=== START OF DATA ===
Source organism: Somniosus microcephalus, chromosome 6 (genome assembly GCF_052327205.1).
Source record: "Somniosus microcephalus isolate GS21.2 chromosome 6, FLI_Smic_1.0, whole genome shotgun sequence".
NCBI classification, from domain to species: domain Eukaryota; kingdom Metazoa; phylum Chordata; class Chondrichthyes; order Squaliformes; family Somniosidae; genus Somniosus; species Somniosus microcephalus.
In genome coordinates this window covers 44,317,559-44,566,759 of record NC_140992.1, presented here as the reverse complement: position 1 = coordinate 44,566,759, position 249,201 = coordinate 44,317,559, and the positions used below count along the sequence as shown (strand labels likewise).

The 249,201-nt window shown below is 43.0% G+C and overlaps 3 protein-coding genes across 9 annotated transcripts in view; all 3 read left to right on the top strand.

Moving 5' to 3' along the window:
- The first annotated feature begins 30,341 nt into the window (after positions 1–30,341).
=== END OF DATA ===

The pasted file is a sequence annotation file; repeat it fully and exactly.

Source organism: Somniosus microcephalus, chromosome 6 (genome assembly GCF_052327205.1).
Source record: "Somniosus microcephalus isolate GS21.2 chromosome 6, FLI_Smic_1.0, whole genome shotgun sequence".
NCBI classification, from domain to species: domain Eukaryota; kingdom Metazoa; phylum Chordata; class Chondrichthyes; order Squaliformes; family Somniosidae; genus Somniosus; species Somniosus microcephalus.
In genome coordinates this window covers 44,317,559-44,566,759 of record NC_140992.1, presented here as the reverse complement: position 1 = coordinate 44,566,759, position 249,201 = coordinate 44,317,559, and the positions used below count along the sequence as shown (strand labels likewise).

The 249,201-nt window shown below is 43.0% G+C and overlaps 3 protein-coding genes across 9 annotated transcripts in view; all 3 read left to right on the top strand.

Moving 5' to 3' along the window:
- The first annotated feature begins 30,341 nt into the window (after positions 1–30,341).